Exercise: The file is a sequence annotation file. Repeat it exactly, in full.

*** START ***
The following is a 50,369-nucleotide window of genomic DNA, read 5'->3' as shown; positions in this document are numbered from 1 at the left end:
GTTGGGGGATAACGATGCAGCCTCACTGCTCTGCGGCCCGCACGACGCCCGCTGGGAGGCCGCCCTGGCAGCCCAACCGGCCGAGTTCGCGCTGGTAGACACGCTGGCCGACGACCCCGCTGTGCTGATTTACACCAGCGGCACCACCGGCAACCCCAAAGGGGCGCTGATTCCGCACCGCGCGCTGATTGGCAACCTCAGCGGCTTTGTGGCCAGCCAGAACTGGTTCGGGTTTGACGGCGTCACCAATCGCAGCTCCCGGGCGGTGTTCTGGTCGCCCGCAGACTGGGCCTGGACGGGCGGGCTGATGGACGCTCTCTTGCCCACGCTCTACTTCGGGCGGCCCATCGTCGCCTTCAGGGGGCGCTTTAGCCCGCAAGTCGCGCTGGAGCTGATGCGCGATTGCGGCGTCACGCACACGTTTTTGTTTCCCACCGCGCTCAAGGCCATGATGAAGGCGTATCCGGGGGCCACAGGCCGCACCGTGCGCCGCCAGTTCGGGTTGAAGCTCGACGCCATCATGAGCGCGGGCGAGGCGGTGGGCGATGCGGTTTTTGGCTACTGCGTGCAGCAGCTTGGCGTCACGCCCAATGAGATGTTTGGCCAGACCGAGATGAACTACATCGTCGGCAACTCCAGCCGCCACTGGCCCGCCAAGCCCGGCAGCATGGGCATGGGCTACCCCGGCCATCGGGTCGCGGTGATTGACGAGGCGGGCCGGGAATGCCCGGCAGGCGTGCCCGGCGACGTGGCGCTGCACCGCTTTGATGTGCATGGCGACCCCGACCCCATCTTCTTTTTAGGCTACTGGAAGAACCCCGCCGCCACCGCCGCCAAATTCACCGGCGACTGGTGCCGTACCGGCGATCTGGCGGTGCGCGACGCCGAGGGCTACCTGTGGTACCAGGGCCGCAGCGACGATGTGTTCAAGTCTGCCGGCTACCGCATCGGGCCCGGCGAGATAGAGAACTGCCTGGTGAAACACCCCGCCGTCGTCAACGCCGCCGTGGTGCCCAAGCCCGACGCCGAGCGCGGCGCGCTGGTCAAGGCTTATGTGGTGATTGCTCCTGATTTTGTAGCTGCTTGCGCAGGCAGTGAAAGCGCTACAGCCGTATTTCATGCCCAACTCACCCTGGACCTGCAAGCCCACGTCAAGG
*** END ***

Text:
The following is a 50,369-nucleotide window of genomic DNA, read 5'->3' as shown; positions in this document are numbered from 1 at the left end:
GTTGGGGGATAACGATGCAGCCTCACTGCTCTGCGGCCCGCACGACGCCCGCTGGGAGGCCGCCCTGGCAGCCCAACCGGCCGAGTTCGCGCTGGTAGACACGCTGGCCGACGACCCCGCTGTGCTGATTTACACCAGCGGCACCACCGGCAACCCCAAAGGGGCGCTGATTCCGCACCGCGCGCTGATTGGCAACCTCAGCGGCTTTGTGGCCAGCCAGAACTGGTTCGGGTTTGACGGCGTCACCAATCGCAGCTCCCGGGCGGTGTTCTGGTCGCCCGCAGACTGGGCCTGGACGGGCGGGCTGATGGACGCTCTCTTGCCCACGCTCTACTTCGGGCGGCCCATCGTCGCCTTCAGGGGGCGCTTTAGCCCGCAAGTCGCGCTGGAGCTGATGCGCGATTGCGGCGTCACGCACACGTTTTTGTTTCCCACCGCGCTCAAGGCCATGATGAAGGCGTATCCGGGGGCCACAGGCCGCACCGTGCGCCGCCAGTTCGGGTTGAAGCTCGACGCCATCATGAGCGCGGGCGAGGCGGTGGGCGATGCGGTTTTTGGCTACTGCGTGCAGCAGCTTGGCGTCACGCCCAATGAGATGTTTGGCCAGACCGAGATGAACTACATCGTCGGCAACTCCAGCCGCCACTGGCCCGCCAAGCCCGGCAGCATGGGCATGGGCTACCCCGGCCATCGGGTCGCGGTGATTGACGAGGCGGGCCGGGAATGCCCGGCAGGCGTGCCCGGCGACGTGGCGCTGCACCGCTTTGATGTGCATGGCGACCCCGACCCCATCTTCTTTTTAGGCTACTGGAAGAACCCCGCCGCCACCGCCGCCAAATTCACCGGCGACTGGTGCCGTACCGGCGATCTGGCGGTGCGCGACGCCGAGGGCTACCTGTGGTACCAGGGCCGCAGCGACGATGTGTTCAAGTCTGCCGGCTACCGCATCGGGCCCGGCGAGATAGAGAACTGCCTGGTGAAACACCCCGCCGTCGTCAACGCCGCCGTGGTGCCCAAGCCCGACGCCGAGCGCGGCGCGCTGGTCAAGGCTTATGTGGTGATTGCTCCTGATTTTGTAGCTGCTTGCGCAGGCAGTGAAAGCGCTACAGCCGTATTTCATGCCCAACTCACCCTGGACCTGCAAGCCCACGTCAAGG